I Threw Rice at a Wedding Once
I threw rice at a wedding once, showered the happy couple as they passed. I didn’t want to, because I was thinking about the person who would have to clean it up later, painstakingly, but I threw the rice anyway. Maybe someone wouldn’t have to clean it at all, because we were outside on a lawn in front of a small white church with walls as smooth as cake, and rice is biodegradable. But what about the birds who might peck at the rice, would it get caught in their beaks, would it be bad for their digestion? It’s uncooked rice after all. The grains can be sharp. Would the bride have the rice stuck in her hair for a long time after because she wore it in elaborate curls and it looked like the roots were teased up, in other words, a rice trap? Would her new husband, my best friend from high school, be picking the grains out of her hair when they were naked and laughing and murmuring to each other in the darkness of their hotel room, I can’t believe we’re husband and wife? Would he remember that I was there throwing rice at him, while his cheeks were flushed with happiness and his wife’s chin jutted out as she folded the space in two with her long strides because she’s much taller than me? I thought I saw a single grain smack him in the forehead and I thought it was one of the grains I’d thrown but I couldn’t be sure. I wish that grain could’ve grown a mouth and opened it and said, Hey! Don’t forget we were once naked, we once murmured to each other, ‘I can’t believe we’re here alone. I can’t believe you look like this, or feel like this, or taste—.’ Historically, grains of rice do not have mouths and are unable to grow them. So after I threw the rice at this wedding, I stood there with a few loose grains in the pit of my hand and I licked my palm while the future drove away in an old-fashioned car. I couldn’t shout congratulations on account of my mouth being busy with chewing because I was still worried for the birds.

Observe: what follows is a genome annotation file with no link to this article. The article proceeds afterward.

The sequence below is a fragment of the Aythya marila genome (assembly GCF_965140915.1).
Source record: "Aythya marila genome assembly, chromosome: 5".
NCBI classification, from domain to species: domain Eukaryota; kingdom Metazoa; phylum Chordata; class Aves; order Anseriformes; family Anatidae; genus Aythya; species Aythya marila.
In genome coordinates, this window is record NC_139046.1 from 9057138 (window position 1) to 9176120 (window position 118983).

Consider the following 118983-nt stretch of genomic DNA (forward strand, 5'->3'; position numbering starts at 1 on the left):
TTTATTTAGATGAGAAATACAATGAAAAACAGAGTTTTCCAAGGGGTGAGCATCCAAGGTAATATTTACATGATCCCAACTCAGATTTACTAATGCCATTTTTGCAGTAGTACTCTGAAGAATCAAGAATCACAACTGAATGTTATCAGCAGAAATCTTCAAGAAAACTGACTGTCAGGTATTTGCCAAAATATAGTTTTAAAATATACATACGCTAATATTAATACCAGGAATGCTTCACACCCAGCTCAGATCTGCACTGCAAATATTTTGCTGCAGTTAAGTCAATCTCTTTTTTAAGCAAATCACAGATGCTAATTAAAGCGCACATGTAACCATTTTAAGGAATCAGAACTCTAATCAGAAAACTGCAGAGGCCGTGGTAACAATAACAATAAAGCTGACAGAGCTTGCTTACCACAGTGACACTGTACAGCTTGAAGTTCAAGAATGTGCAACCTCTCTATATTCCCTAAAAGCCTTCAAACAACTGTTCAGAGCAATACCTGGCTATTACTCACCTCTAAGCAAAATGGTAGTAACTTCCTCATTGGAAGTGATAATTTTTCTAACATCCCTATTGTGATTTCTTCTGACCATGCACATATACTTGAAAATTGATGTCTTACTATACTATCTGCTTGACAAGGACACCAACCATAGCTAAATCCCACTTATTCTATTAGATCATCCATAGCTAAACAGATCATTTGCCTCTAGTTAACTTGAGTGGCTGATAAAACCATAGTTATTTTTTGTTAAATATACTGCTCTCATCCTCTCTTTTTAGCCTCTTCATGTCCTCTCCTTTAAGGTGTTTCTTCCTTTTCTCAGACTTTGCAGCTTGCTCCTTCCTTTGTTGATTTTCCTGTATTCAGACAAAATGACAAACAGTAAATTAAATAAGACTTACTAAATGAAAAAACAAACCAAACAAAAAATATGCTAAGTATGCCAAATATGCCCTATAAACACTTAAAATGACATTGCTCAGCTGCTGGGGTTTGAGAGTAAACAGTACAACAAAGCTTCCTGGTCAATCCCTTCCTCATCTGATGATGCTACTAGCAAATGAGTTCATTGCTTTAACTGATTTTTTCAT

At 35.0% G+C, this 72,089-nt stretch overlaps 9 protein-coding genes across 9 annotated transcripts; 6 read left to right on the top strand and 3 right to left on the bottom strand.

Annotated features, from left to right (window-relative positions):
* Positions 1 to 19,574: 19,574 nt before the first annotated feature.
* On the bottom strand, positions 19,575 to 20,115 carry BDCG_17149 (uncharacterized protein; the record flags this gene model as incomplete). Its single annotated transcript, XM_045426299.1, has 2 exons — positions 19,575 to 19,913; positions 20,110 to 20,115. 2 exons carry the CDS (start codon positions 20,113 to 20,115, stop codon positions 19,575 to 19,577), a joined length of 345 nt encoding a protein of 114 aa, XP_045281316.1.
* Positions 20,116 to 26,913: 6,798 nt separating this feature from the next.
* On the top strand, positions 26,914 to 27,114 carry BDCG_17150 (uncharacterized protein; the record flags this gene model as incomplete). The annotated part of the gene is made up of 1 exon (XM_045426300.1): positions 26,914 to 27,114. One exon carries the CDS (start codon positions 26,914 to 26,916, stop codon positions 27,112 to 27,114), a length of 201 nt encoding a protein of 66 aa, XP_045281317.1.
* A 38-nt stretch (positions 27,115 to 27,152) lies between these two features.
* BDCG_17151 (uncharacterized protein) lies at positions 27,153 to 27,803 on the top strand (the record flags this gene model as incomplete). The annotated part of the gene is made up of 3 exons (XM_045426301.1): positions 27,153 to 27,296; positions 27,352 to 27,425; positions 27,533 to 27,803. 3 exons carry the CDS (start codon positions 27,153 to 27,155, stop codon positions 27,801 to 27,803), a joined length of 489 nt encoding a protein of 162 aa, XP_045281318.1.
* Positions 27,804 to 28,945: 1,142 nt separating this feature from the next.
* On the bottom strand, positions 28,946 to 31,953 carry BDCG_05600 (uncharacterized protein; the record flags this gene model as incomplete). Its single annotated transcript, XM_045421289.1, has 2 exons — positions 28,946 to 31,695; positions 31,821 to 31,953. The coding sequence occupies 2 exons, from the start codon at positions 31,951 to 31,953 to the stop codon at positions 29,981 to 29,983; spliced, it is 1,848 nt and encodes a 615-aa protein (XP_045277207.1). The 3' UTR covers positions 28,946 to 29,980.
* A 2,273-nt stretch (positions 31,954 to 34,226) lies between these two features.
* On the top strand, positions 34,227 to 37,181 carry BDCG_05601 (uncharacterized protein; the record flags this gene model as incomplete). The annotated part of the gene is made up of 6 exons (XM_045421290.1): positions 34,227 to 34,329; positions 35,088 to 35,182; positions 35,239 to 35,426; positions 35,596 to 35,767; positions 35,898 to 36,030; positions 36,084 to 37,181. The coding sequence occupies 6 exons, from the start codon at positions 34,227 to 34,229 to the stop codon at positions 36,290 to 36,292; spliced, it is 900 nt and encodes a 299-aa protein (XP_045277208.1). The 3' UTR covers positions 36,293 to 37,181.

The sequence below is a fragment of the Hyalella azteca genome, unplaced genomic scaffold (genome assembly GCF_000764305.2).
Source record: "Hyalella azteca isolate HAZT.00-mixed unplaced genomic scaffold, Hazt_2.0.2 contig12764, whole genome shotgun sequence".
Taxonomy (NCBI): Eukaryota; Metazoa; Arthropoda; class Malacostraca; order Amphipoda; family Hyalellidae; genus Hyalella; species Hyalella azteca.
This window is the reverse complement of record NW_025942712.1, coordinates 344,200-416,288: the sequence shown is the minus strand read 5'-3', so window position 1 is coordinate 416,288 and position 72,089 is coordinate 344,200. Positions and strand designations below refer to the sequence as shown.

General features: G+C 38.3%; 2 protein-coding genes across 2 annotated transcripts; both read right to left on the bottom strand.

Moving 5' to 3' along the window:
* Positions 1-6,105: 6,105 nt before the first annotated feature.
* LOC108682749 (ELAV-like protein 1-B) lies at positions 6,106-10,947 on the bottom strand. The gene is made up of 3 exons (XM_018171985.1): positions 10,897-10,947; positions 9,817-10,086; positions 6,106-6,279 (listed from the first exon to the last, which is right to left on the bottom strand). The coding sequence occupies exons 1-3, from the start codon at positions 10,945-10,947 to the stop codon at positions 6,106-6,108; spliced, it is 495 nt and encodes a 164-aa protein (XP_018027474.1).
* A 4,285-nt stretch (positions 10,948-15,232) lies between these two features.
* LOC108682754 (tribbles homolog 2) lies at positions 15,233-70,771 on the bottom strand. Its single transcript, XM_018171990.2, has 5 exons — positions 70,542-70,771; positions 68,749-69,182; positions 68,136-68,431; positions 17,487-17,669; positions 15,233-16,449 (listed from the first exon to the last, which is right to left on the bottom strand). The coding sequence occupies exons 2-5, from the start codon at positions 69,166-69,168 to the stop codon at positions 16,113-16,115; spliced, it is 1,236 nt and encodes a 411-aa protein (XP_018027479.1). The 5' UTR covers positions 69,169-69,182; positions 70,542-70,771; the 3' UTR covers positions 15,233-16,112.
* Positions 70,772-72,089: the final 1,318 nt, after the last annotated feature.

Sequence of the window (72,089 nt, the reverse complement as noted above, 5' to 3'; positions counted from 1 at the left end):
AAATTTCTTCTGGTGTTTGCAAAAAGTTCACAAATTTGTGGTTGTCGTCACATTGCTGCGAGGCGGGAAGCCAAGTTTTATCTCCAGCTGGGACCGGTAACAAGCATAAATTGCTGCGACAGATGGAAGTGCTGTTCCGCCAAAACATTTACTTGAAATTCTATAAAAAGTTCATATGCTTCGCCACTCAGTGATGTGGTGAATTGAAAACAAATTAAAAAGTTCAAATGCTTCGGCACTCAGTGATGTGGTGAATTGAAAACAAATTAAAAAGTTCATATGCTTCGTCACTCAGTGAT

Amy Silverberg is a Doctoral fellow in Fiction at the University of Southern California. Her work has appeared in the LA Review of Books, The Collagist, Hobart, The Tin House Open Bar, and elsewhere. She also performs stand-up and sketch comedy around LA. You can follow her on Twitter @AmySilverberg.
Photo by Daniel Lobo